The examination of Ridley and Latimer by White (Lincoln) and Brookes (Gloucester) took place on 30 September 1555. White and Brookes received their commission from Cardinal Poole. 1563, pp. 1297-98, 1570, pp. 1903-09, 1576, pp. 1631-39, 1583, pp. 1757-60.

A communication took place between Ridley and Brookes in Irish's house on 15 October, on which day he was degraded, and at which Edridge ('reader then of the Greek lecture') was present.. 1563, pp. 1374-76, 1570, pp. 1934-35, 1576, pp. 1659-60, 1583, pp. 1768-69.

Ridley had a discussion with Brookes on 16 October, on which day he was degraded. 1563, pp. 1374-76.

Foxe recounts the behaviour of Ridley at supper the night before he was martyred. 1563, pp. 1376-79, 1570, pp. 1936-37, 1576, p. 1661, 1583, p. 1769.

Foxe recounts the behaviour of Ridley and Latimer at their martyrdom. 1563, pp. 1376-1379, 1570, pp. 1937-39, 1576, pp. 1661-62, 1583, p. 1769.

Ridley gave his gown and tippet to Shipside. 1563, p. 1377, 1570, p. 1937, 1576, p. 1661, 1583, p. 1769.

Ridley gave a new groat to Henry Lea. 1563, p. 1377, 1570, p. 1937, 1576, p. 1661, 1583, p. 1769.

Ridley spoke with Lord Williams before his martyrdom. 1563, p. 1379, 1570, p. 1937, 1576, p. 1662, 1583, p. 1769.

Ridley's friendly farewell. 1563, pp. 1379-81, 1570, pp. 1939-43, 1576, pp. 1622-28, 1583, pp. 1770-76.

Ridley's lamentation for a change in religion, in which he makes reference to Latimer, Lever, Bradford and Knox, as well as Cranmer and their part in the duke of Somerset's cause. 1570, pp. 1945-50, 1576, pp. 1670-78, 1583, pp. 1778-84.

Cranmer was confirmed in his reformist beliefs after conference with Ridley. 1570, p. 2045, 1576, p. 1763, 1583, p. 1870.

Cranmer was examined by Bonner and Ely and condemned on 12 September 1556 (seven days before the condemnation of Ridley and Latimer). 1563, pp. 1491-92, 1570, p. 2046, 1576, p. 1765, 1583, p. 1871.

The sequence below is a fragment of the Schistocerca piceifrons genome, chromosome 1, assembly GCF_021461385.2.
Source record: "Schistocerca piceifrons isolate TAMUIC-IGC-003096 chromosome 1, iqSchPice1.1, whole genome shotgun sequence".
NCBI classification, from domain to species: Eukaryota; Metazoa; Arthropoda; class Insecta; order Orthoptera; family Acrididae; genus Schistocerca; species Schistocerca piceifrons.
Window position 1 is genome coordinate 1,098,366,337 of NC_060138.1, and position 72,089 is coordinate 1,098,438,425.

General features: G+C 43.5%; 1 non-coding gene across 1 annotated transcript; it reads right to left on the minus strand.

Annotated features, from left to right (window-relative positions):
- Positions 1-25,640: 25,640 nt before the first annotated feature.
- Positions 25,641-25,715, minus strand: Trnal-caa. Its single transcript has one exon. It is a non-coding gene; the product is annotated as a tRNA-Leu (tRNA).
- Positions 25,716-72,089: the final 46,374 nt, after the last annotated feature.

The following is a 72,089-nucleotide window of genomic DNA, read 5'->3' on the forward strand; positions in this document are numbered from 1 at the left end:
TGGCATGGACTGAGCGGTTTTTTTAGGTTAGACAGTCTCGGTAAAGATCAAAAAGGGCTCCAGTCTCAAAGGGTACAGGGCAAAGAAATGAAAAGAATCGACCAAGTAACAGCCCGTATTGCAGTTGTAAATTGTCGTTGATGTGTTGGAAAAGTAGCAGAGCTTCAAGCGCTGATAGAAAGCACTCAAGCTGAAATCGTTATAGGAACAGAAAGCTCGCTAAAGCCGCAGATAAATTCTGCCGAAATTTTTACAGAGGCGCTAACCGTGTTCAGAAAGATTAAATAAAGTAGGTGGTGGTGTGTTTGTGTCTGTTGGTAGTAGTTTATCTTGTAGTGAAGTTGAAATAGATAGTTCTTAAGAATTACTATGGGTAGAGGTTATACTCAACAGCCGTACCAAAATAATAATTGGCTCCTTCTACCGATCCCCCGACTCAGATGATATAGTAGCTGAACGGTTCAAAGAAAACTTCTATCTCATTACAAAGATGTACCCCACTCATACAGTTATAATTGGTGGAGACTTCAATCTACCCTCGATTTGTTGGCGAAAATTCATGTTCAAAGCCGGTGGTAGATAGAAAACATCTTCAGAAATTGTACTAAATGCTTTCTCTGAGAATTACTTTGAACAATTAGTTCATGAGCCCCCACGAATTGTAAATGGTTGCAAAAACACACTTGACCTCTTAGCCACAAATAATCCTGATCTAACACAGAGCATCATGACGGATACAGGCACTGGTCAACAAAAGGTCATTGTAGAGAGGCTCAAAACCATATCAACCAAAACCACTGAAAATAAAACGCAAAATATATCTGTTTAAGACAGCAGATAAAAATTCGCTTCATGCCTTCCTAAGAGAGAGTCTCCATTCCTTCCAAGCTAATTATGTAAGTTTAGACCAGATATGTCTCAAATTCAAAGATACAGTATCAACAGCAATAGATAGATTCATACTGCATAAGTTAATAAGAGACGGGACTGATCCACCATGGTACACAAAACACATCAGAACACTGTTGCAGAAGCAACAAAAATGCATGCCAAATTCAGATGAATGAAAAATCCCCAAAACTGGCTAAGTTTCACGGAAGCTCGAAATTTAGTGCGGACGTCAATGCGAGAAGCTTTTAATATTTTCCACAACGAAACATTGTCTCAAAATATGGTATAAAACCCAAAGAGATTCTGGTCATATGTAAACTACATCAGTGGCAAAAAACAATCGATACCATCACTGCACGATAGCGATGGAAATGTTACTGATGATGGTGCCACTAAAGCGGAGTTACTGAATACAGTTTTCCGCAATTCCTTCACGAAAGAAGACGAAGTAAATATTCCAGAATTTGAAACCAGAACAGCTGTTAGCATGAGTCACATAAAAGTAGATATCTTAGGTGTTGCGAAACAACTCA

In the third year of Edward's reign, Cranmer and Nicholas Ridley admitted Robert Drakes to minister the sacraments. 1563, p. 1505, 1570, p. 2074, 1576, p. 1788, 1583, p. 1895.

Letter to Augustine Bernher [BL, Harley 416, fo.16v. Printed in LM, p. 72 et seq. Also in 1570, p. 1902 et seq.].

Letter to Augustine Bernher [BL Harley 416, fos.17v and 32r. Not printed in Foxe or LM].

Letter to Bernher [BL Harley 416, fo.32r. Not printed in AM or LM.]

Letter to Bradford. [BL Harley 416, fo.32v. Printed in LM, pp. 62 et seq. and 1570, p. 1897 et seq.]

Foxe records Nicholas Ridley's writings against idolatry. 1583, pp. 2128-31.

Lord Dacre would have paid a ransom to Mary for his kinsman Nicholas Ridley's life if it were possible but she refused. 1563, p. 1733, 1583, p. 2131.


Nicholas Ridley

Of Willimountswick. Bishop Nicholas Ridley's cousin.

Ridley's 'friendly farewell' sent greetings to him. 1563, pp. 1379-81, 1570, pp. 1939-43, 1576, pp. 1622-28, 1583, pp. 1770-76.


Thomas Ridley

(d. 1555?)

Friend of Nicholas Ridley. Of the Bull-head in Cheapside.

Grindal wrote to Nicholas Ridley from his exile in Frankfort, to which letter Ridley replied. Ridley mentioned that he knew that Thomas Ridley, of the Bull-head in Cheapside, had also died. 1570, pp. 1901-02, 1576, pp. 1628-30, 1583, pp. 1729-30.


John Roberts

Justice of Cranbrook. MP for Steyning (1554) (Bindoff)

Alice Benden was brought before Roberts of Cranbrook on 14 October 1556 for not attending church. 1570, p. 2167, 1576, p. 1872, 1583, p. 1980.

Alice Potkins was imprisoned by Master Roberts. 1563, p. 1547, 1570, p. 2140, 1576, p. 1861, 1583, p. 1954.


Mrs Roberts

Gentlewoman. Of Hawkhurst, Sussex.

Richard Woodman, after his condemnation, wrote a letter to Mistress Roberts of Hawkhurst.1563, pp. 1571-72, 1570, pp. 2194-95, 1576, pp. 1893-95, 1583, pp. 2002-03.

Sir John Guilford tried to force Mrs Roberts to go to church. 1576, p. 1965, 1583, p. 2073.

Guildford sent his wife to persuade her to go to church. He later sent his servants and officers to hound her. 1576, p. 1965, 1583, p. 2073.

Mrs Roberts fell ill after the hounding of Guildford and his assistants. 1576, p. 1965, 1583, p. 2073.